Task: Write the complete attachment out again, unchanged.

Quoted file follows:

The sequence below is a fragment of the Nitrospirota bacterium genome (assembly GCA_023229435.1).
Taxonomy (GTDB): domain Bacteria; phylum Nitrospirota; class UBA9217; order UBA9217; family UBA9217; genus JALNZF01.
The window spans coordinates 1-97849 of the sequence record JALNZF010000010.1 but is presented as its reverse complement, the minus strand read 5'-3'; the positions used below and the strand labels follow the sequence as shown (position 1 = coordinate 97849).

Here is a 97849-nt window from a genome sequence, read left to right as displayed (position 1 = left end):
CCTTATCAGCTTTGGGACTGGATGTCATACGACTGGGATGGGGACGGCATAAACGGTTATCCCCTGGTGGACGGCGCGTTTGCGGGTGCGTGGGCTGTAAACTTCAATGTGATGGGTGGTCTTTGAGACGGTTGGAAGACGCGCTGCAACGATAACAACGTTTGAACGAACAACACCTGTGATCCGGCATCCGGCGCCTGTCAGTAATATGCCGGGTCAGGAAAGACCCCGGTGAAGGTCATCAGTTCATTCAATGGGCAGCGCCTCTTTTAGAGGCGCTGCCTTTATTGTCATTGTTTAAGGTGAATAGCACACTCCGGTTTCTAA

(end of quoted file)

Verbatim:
The sequence below is a fragment of the Nitrospirota bacterium genome (assembly GCA_023229435.1).
Taxonomy (GTDB): domain Bacteria; phylum Nitrospirota; class UBA9217; order UBA9217; family UBA9217; genus JALNZF01.
The window spans coordinates 1-97849 of the sequence record JALNZF010000010.1 but is presented as its reverse complement, the minus strand read 5'-3'; the positions used below and the strand labels follow the sequence as shown (position 1 = coordinate 97849).

Here is a 97849-nt window from a genome sequence, read left to right as displayed (position 1 = left end):
CCTTATCAGCTTTGGGACTGGATGTCATACGACTGGGATGGGGACGGCATAAACGGTTATCCCCTGGTGGACGGCGCGTTTGCGGGTGCGTGGGCTGTAAACTTCAATGTGATGGGTGGTCTTTGAGACGGTTGGAAGACGCGCTGCAACGATAACAACGTTTGAACGAACAACACCTGTGATCCGGCATCCGGCGCCTGTCAGTAATATGCCGGGTCAGGAAAGACCCCGGTGAAGGTCATCAGTTCATTCAATGGGCAGCGCCTCTTTTAGAGGCGCTGCCTTTATTGTCATTGTTTAAGGTGAATAGCACACTCCGGTTTCTAA